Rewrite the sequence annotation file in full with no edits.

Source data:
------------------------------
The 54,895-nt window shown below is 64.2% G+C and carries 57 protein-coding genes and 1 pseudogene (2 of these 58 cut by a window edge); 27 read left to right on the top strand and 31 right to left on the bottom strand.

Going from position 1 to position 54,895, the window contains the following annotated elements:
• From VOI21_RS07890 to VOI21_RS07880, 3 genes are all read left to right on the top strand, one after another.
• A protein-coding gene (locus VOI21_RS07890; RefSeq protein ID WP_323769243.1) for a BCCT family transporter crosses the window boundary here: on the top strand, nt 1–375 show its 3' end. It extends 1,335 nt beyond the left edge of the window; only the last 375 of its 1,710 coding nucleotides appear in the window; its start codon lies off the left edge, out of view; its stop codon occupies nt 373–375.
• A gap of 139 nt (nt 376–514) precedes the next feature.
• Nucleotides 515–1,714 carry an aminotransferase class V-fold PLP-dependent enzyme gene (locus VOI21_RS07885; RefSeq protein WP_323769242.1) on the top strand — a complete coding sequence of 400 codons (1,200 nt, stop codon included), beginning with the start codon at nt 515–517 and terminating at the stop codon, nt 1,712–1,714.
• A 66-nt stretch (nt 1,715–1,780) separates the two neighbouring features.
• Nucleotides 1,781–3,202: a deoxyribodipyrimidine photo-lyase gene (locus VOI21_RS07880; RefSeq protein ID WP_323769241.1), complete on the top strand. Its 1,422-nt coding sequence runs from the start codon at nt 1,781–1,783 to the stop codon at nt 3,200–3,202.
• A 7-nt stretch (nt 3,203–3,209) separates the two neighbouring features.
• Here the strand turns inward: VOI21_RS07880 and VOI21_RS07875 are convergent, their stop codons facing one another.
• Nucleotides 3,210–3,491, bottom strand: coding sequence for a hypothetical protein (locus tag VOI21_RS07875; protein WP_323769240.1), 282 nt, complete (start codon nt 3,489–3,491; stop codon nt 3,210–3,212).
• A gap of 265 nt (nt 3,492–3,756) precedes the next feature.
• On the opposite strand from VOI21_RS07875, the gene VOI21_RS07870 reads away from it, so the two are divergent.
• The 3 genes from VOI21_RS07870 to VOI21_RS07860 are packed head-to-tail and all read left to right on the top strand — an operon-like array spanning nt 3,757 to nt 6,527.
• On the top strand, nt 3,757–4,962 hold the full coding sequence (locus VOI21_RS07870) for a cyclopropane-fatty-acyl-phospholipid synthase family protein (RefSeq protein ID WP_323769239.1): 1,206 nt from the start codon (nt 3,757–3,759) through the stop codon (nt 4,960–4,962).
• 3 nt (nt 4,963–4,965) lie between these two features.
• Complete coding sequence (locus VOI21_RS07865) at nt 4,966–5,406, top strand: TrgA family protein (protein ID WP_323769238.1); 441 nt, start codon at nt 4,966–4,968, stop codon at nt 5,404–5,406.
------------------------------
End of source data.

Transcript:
The 54,895-nt window shown below is 64.2% G+C and carries 57 protein-coding genes and 1 pseudogene (2 of these 58 cut by a window edge); 27 read left to right on the top strand and 31 right to left on the bottom strand.

Going from position 1 to position 54,895, the window contains the following annotated elements:
• From VOI21_RS07890 to VOI21_RS07880, 3 genes are all read left to right on the top strand, one after another.
• A protein-coding gene (locus VOI21_RS07890; RefSeq protein ID WP_323769243.1) for a BCCT family transporter crosses the window boundary here: on the top strand, nt 1–375 show its 3' end. It extends 1,335 nt beyond the left edge of the window; only the last 375 of its 1,710 coding nucleotides appear in the window; its start codon lies off the left edge, out of view; its stop codon occupies nt 373–375.
• A gap of 139 nt (nt 376–514) precedes the next feature.
• Nucleotides 515–1,714 carry an aminotransferase class V-fold PLP-dependent enzyme gene (locus VOI21_RS07885; RefSeq protein WP_323769242.1) on the top strand — a complete coding sequence of 400 codons (1,200 nt, stop codon included), beginning with the start codon at nt 515–517 and terminating at the stop codon, nt 1,712–1,714.
• A 66-nt stretch (nt 1,715–1,780) separates the two neighbouring features.
• Nucleotides 1,781–3,202: a deoxyribodipyrimidine photo-lyase gene (locus VOI21_RS07880; RefSeq protein ID WP_323769241.1), complete on the top strand. Its 1,422-nt coding sequence runs from the start codon at nt 1,781–1,783 to the stop codon at nt 3,200–3,202.
• A 7-nt stretch (nt 3,203–3,209) separates the two neighbouring features.
• Here the strand turns inward: VOI21_RS07880 and VOI21_RS07875 are convergent, their stop codons facing one another.
• Nucleotides 3,210–3,491, bottom strand: coding sequence for a hypothetical protein (locus tag VOI21_RS07875; protein WP_323769240.1), 282 nt, complete (start codon nt 3,489–3,491; stop codon nt 3,210–3,212).
• A gap of 265 nt (nt 3,492–3,756) precedes the next feature.
• On the opposite strand from VOI21_RS07875, the gene VOI21_RS07870 reads away from it, so the two are divergent.
• The 3 genes from VOI21_RS07870 to VOI21_RS07860 are packed head-to-tail and all read left to right on the top strand — an operon-like array spanning nt 3,757 to nt 6,527.
• On the top strand, nt 3,757–4,962 hold the full coding sequence (locus VOI21_RS07870) for a cyclopropane-fatty-acyl-phospholipid synthase family protein (RefSeq protein ID WP_323769239.1): 1,206 nt from the start codon (nt 3,757–3,759) through the stop codon (nt 4,960–4,962).
• 3 nt (nt 4,963–4,965) lie between these two features.
• Complete coding sequence (locus VOI21_RS07865) at nt 4,966–5,406, top strand: TrgA family protein (protein ID WP_323769238.1); 441 nt, start codon at nt 4,966–4,968, stop codon at nt 5,404–5,406.